By any standards, Robin’s public life was hugely successful.  But it is Robin the man who we remember most. His warmth, his humour, his loyalty, his deep concern for others, his generosity.  In all the years I knew him I can hardly recall him ever speaking ill of anyone.  There was no malice in him.  And this warmth was reciprocated.  If Robin had any enemies in politics, I never met one. 

We shall all miss him enormously.  But the loss above all is that of his wife Val.  They say humour is at the heart of a successful marriage and they had it in abundance.  And we all share the loss felt by Robin’s children, Susannah , Adam and Polly and all the other members of his family. 


Val Corbett

Robin and I had a marriage based on a shared sense of humour - we made each other laugh over the 45 years we had together. On the back page of the order of service you’ll read how we met. His version was different … he said he was walking down Fleet Street one day when he saw these little fingers trying to climb out of the gutter ….  

He wasn’t a saint as I’ve had to point out to other people - including himself - from time to time. Once, I came into the kitchen and he was having a fight with a paper bag – and the bag won. But the biggest argument we ever had was over the Miliband brothers – both of whom have sent lovely messages.

I was very supportive of his political life because I once met a rather embittered wife in the family room of the House of Commons and she said: “Keep up with what he’s doing otherwise you will be locked out of the main obsession in his life.”  I know what she meant. Once I looked up to find him staring at me with a particularly loving expression. When I asked him softly what he was thinking about, he said: “The Housing Finance Act.”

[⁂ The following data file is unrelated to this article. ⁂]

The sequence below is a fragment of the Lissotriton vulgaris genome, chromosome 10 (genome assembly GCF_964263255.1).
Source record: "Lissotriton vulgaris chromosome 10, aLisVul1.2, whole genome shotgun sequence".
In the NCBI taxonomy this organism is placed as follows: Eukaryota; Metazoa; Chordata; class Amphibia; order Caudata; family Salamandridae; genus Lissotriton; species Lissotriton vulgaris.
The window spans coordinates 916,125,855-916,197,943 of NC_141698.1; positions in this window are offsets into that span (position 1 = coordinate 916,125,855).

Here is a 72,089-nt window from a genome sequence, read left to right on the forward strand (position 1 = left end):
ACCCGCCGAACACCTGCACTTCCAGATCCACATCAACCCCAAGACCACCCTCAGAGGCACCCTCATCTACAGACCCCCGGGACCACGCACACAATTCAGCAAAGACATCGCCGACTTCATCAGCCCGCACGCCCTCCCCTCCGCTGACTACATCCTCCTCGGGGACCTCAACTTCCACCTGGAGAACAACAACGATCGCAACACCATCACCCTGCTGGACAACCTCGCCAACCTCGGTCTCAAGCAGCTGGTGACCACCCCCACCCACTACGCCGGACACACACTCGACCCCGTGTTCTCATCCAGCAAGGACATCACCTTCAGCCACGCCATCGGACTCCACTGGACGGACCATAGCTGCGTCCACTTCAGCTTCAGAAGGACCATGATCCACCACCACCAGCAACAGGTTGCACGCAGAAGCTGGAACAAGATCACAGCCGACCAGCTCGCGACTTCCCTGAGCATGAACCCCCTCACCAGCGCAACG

Robin was a very hands-on MP and Peer. He liked speaking to constituents, a fact so many have mentioned in their letters and cards. And the spread of the people he helped was surprisingly wide, from MPs and Peers who thanked him for mentoring them when they first entered the House to a taxi driver in Birmingham to refugees at Camp Ashraf under siege in Iraq – and a young man who reminded me that Robin had contacted him when his bicycle was stolen (it was in the local paper).  Robin suggested that he did some odd jobs around our house so he could buy another bike. I know that wherever I went I met people who said: “Your husband helped me” … it was what he did. And enjoyed doing it. And that young man is here today.

Despite his busy political life and definitely because of his background he valued family life enormously and enjoyed spending time with his children and grandchildren. He was pleased granddaughter Ella became Secretary of her University Labour students; he sent snippets about market and craft stalls from newspapers to his jewellery designer granddaughter Maya and was pleased Tom was making a success of his company and that Bryn talked a company into giving him a job. We went to the graduation of his daughter Susannah at the Inchbald School of Design and earlier in the year visited Adam at his wood business in Wales. Both of us were delighted our daughter Polly followed in our journalistic footsteps and is a columnist on the Daily Mirror.

But never did I admire Robin more than when he was fighting this dreadful disease. Never once, I promise you, did he complain, never once said: “Why me?” never once said “It’s not fair”. He accepted what happened, dealt with it and had what he most wanted, an honourable and decent death in his own home.

I would be letting him down if I collapsed in a heap but oh, I shall miss him so much -hearing him sing The Wild Colonial Boy after several glasses of wine... and his funny little ways ... if you hug, you have to pat at the same time, always bash the corners of a piece of toast before spreading butter and above all, never trust a driver if they’re wearing a hat.

Robin was a good and faithful servant to his country, to his constituents, to the Labour Party, to Parliament and to his family. Today I pay tribute to the work he did and celebrate a life that was worth living.